Party Professor – July 2024


Try Easier, Not Harder

A Baby Boomer Message from “These Kids Today”!

Beth Standlee 0319

Beth Standlee

By Beth Standlee, CEO, TrainerTainment

The American way often encourages us to push ourselves to the limit. Work more. Try harder. In every aspect of life, there is a belief that if we try hard enough, we’ll get what we want. However, there’s an emerging perspective suggesting that “trying easier” might be the true key to success. This approach isn’t about slacking off but rather about finding smarter, more sustainable ways to achieve goals.

Understanding “Try Easier”

Try easier isn’t about avoiding effort; but rather optimizing and focusing on efficiency and effectiveness rather than sheer exertion. Rather than muscling through every situation, a try easier approach may lead to better results, reduced stress, and greater overall satisfaction.

I have personally struggled to get back on track with a healthier lifestyle after my husband’s death in 2021. I’ve tried hard to eat smarter, workout at the gym after joining (twice), and to be mindful of all the things that make a human feel better. Trying hard hasn’t worked.

The Problems with Trying Harder

There is proof that constant push to try harder can cause:

1. Burnout: Continuous effort without sufficient rest can lead to physical and mental exhaustion.

2. Diminished Returns: After a certain point, additional effort yields progressively smaller gains.

3. Stress and Anxiety: Constant pressure to perform can increase stress levels that negatively impact health and productivity.

The Benefits of Trying Easier

My tenacious, work-hard spirit has finally discovered and committed to a workout regimen that is only 30 minutes. While the workout isn’t easy, it is only 30 minutes. I can fulfill that commitment three to four times per week. All the benefits below have made continuing this effort easier.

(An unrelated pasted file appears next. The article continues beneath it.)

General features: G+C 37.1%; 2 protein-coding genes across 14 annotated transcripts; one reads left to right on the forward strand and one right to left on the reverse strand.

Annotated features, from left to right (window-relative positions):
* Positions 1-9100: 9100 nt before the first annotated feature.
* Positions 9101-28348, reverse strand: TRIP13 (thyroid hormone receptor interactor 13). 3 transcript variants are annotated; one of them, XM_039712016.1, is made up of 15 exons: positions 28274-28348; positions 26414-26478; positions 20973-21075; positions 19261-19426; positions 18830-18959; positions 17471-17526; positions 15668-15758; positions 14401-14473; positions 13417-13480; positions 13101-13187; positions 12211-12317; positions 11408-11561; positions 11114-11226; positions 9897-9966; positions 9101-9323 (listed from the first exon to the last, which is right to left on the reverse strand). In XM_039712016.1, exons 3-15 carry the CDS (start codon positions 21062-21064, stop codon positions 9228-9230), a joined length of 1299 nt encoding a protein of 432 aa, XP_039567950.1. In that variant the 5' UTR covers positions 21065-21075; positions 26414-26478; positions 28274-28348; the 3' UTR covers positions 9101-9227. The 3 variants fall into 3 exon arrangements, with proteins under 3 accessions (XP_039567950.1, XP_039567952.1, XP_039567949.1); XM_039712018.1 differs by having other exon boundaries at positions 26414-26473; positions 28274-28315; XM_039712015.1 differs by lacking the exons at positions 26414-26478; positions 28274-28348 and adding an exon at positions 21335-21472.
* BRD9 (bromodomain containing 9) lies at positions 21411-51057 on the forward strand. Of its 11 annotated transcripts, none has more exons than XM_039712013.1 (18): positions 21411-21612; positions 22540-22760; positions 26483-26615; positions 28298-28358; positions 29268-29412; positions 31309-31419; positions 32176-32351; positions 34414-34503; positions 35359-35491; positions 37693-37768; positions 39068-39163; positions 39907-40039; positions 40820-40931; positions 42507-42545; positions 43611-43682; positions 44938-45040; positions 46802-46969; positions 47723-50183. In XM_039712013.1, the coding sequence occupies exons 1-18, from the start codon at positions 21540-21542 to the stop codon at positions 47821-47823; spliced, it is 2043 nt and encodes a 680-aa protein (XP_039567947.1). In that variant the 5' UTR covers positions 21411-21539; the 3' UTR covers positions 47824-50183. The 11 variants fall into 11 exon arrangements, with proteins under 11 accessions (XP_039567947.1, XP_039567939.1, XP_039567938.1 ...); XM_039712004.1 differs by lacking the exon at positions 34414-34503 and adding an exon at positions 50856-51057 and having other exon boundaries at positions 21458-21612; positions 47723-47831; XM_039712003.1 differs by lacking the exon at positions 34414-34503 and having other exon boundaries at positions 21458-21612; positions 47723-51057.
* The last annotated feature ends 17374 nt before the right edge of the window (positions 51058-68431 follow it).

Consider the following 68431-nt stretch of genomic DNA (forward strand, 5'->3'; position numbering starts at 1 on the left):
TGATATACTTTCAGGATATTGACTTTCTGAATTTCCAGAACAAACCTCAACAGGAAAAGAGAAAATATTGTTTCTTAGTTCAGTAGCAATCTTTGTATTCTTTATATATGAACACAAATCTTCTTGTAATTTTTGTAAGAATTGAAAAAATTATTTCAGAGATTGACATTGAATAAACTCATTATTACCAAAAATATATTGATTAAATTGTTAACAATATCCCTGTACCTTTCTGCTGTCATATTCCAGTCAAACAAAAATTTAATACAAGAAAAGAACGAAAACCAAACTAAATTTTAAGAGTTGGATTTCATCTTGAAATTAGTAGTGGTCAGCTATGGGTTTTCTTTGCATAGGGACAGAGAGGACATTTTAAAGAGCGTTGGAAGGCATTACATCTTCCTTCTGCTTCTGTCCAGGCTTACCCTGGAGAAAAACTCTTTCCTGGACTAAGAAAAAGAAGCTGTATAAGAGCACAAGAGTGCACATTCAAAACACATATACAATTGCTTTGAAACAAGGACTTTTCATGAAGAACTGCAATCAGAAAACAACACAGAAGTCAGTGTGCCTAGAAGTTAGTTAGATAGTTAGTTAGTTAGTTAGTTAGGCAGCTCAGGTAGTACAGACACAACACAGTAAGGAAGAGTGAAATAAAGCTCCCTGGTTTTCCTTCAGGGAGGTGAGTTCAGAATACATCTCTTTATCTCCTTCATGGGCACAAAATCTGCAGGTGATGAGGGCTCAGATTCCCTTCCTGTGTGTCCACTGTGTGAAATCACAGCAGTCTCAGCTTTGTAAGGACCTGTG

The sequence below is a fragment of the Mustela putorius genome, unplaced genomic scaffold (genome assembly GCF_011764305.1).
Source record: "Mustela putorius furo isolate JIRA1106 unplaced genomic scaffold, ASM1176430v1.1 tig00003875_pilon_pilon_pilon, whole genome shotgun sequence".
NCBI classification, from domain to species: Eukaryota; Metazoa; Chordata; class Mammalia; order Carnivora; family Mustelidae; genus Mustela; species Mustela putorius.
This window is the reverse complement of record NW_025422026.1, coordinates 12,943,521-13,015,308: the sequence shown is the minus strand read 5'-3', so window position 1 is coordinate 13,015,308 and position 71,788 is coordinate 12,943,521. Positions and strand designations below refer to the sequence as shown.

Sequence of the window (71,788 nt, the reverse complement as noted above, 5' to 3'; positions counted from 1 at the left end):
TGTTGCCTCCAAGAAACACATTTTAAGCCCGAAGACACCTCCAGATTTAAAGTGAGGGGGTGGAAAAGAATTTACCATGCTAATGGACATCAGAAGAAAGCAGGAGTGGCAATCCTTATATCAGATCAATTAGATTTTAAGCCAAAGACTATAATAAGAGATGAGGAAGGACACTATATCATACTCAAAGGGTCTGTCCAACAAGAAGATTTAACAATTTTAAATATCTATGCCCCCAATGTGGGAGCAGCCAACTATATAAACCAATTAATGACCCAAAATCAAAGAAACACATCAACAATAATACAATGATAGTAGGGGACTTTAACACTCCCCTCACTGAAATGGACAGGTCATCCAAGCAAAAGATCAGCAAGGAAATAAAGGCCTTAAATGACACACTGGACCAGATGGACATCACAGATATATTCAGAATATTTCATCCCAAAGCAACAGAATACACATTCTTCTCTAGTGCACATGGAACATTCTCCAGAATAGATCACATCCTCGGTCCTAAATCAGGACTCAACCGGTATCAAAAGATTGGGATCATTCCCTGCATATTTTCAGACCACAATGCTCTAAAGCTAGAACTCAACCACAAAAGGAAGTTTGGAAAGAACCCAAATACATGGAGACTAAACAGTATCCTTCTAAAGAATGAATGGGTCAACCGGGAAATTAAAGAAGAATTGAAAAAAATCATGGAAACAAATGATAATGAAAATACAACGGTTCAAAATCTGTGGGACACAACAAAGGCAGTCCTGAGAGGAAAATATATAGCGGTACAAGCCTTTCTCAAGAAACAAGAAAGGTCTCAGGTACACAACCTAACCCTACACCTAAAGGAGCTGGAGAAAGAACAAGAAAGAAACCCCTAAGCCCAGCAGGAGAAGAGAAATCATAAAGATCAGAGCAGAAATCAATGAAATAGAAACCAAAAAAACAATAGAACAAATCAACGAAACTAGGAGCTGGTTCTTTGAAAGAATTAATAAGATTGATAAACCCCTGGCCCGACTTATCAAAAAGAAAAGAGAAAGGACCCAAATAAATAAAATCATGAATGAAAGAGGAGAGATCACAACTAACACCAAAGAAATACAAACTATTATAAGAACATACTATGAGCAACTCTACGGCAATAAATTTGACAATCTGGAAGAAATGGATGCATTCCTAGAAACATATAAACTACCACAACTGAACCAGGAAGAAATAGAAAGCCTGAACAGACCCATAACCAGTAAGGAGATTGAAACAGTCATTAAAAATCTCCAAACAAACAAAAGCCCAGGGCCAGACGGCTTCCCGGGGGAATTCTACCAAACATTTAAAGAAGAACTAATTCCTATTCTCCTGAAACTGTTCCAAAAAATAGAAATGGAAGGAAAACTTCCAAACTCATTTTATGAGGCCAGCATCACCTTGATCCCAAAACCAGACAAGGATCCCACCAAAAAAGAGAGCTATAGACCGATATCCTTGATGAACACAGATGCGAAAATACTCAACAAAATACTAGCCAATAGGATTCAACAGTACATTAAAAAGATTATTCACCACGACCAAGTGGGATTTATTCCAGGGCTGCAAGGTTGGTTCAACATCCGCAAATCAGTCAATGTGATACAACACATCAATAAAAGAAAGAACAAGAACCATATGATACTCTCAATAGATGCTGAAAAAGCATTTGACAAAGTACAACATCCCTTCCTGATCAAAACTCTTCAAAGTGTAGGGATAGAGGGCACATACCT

Adopting a try easier mindset has provided:

1. Sustainability: Trying easier encourages a balanced approach, focusing on long-term effort without burning out. In my case, the try hard method was an all-or-nothing mindset. Being easier on myself about the goals has given me a wide range of what success looks like. As of this writing, I am 46 workouts into this journey!

2. Creativity and Innovation: A less pressured environment fosters creative thinking and problem-solving.

3. Improved Well-Being: Reduced stress and anxiety contribute to better mental and physical health.

Practical Strategies for Trying Easier

1. Focus on Prioritization: Identify the tasks that truly matter and focus your efforts on them. Use the 80/20 rule (Pareto Principle) to determine which activities will yield the most significant results with the least effort. Prioritizing helps you avoid spreading yourself too thin and ensures that your energy is directed where it can make the most impact. With our coaching clients, I often ask business owners and leaders, “What can only you do?”

2. Embrace Simplicity: Simplify your processes and workflows. Remove unnecessary steps and streamline your tasks. Simplification not only makes tasks more manageable but also reduces the cognitive load, allowing you to work more efficiently and effectively.